02:12 GMT01 December 2020
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    US President Donald Trump wonders "what is our country coming to" when a federal judge can do his job and allow a lawsuit regarding the constitutionality of an executive order to continue.

    The new US president's feathers remain terribly ruffled after a lowly federal judge dared halt his week-old refugee and immigration ban. 

    Judge James Robart found that the lawsuit filed by Washington State Attorney General Bob Ferguson had a chance of winning and that Washington state and Minnesota had the standing to challenge Trump's order, and issued an immediate and nationwide halt to it. 

    "The state has met its burden in demonstrating immediate and irreparable injury," Robart said in his ruling. The US Department of Homeland Security, following US law, announced the next morning that it had stopped implementing the executive order. 

    "The constitution prevailed today," Ferguson said after the ruling, Al Jazeera reported. "No one is above the law, not even the president. Not everybody may like this decision — I'm certain the president will not like this decision — but it is his job, it is his responsibility, it is his obligation as president to honor it and I'll make sure he does."

    Trump, however, doesn't seem to enjoy the rule of law. 

    The ban does not come from the DHS, however, but via executive order by the president. On January 27, Trump signed the order halting the US Syrian refugee resettlement program, temporarily halting all other refugee programs, and barring entry to nationals from Iran, Iraq, Somalia, Sudan, Syria and Yemen.

    Lawsuits challenging the ban say that by targeting Muslims (Christians and members of minority religions from the seven countries were to be given priority in reviews) put it in violation of the First Amendment to the US Constitution, which prohibits the government from establishing a religion or infringing on religious freedom. ​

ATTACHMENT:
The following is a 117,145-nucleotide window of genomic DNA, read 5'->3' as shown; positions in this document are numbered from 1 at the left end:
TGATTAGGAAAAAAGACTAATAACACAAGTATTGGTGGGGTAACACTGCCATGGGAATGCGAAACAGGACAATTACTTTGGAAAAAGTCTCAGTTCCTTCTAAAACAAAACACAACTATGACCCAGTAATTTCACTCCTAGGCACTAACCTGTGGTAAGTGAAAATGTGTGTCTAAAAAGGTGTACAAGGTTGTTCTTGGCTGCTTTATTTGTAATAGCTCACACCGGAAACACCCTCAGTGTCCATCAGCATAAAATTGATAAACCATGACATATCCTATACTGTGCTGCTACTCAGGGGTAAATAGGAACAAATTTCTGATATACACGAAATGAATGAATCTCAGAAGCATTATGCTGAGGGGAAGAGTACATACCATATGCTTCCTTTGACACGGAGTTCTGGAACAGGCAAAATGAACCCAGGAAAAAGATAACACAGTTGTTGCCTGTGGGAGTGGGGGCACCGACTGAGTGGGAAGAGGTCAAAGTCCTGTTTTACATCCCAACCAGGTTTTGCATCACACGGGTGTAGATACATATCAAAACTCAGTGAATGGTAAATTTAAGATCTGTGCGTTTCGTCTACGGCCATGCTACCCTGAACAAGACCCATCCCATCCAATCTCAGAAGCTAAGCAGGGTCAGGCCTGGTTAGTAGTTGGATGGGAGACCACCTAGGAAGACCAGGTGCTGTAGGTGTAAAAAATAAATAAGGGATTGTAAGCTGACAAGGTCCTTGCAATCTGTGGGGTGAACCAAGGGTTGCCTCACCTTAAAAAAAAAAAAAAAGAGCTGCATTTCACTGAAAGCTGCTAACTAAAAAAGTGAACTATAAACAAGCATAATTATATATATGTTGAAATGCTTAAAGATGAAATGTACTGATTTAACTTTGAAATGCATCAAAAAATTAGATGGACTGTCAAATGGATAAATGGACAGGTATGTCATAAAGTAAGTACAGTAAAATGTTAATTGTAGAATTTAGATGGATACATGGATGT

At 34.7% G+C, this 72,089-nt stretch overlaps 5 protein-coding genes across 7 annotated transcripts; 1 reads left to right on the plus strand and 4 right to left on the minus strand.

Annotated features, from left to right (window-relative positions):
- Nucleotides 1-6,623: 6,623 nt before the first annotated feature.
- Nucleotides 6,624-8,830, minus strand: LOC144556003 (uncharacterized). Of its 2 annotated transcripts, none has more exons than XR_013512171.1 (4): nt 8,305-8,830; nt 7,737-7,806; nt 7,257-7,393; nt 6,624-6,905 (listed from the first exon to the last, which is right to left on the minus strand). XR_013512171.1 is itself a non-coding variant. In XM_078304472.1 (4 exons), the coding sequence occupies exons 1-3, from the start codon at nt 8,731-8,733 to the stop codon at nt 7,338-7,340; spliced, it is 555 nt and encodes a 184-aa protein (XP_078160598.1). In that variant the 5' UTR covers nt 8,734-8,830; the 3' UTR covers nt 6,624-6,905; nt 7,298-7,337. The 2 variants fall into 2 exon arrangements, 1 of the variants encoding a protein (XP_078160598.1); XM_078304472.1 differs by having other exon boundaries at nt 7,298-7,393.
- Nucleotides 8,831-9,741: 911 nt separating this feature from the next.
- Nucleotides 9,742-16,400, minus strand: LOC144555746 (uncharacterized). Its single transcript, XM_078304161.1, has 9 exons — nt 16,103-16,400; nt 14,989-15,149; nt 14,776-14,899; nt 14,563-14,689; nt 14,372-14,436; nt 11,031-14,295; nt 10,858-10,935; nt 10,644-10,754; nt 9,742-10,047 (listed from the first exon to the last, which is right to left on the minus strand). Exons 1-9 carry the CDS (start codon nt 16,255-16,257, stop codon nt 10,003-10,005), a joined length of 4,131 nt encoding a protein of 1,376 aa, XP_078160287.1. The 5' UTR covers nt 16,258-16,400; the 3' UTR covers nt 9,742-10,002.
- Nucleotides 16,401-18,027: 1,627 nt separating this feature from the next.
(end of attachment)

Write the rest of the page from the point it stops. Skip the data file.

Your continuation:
Trump says the decision means "dangerous people" will be flooding the United States. Never mind that there are no reported deaths in the US at the hands of someone who entered the country as a refugee, and that the average American is more likely to be killed in a kitchen accident than through a terrorist plot.

    In fact, during the hearing on Friday, Robart asked Justice Department lawyer Michelle Bennett if there had been any terrorist attacks conducted in the US by people from the seven counties since the 9/11 attacks, AP reports.

    Bennett said she didn't know.

    There have been none, the judge told her. "You're here arguing we have to protect from these individuals from these countries, and there's no support for that," he said.

    ​This is not the first time the president has lashed out at the judicial branch. In June, he said several times that the Mexican heritage of US District Judge Gonzalo Curiel — a US citizen — would bias him against Trump in the cases against Trump University Curiel was presiding over.

    The White House has said it will challenge the travel ban ruling. But for now, the order will not be implemented until Robart hears the Washington state lawsuit against it. If Washington wins, the ban will be overturned. 


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